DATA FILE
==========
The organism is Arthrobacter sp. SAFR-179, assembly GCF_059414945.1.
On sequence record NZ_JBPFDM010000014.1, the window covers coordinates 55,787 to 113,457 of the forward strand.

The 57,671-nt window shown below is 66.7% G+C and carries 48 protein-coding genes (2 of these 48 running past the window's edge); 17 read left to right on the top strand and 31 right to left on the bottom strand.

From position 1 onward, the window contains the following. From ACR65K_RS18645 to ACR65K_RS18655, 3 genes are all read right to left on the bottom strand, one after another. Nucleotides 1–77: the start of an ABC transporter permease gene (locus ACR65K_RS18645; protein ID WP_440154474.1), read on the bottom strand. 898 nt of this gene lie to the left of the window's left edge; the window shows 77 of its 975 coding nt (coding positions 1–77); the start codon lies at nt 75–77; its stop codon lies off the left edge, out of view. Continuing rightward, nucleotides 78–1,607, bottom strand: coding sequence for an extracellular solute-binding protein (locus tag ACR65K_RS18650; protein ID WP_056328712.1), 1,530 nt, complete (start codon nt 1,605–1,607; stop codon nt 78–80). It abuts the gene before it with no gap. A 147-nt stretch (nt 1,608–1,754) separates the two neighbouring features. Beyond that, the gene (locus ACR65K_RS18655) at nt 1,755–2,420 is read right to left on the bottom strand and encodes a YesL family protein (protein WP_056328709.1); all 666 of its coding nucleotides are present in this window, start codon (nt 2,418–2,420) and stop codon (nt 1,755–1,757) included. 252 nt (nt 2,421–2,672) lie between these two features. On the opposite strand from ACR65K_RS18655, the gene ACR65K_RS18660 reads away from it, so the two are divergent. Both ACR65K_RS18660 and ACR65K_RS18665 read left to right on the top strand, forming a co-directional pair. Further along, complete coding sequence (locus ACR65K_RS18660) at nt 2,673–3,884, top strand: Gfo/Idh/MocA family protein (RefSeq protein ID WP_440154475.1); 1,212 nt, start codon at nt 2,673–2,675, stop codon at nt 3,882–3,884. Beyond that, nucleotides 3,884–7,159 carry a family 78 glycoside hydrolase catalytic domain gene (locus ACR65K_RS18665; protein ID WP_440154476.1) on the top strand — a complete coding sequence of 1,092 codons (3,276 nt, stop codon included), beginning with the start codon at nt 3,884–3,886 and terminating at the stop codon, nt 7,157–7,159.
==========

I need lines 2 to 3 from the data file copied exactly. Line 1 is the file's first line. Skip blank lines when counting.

On sequence record NZ_JBPFDM010000014.1, the window covers coordinates 55,787 to 113,457 of the forward strand.

The 57,671-nt window shown below is 66.7% G+C and carries 48 protein-coding genes (2 of these 48 running past the window's edge); 17 read left to right on the top strand and 31 right to left on the bottom strand.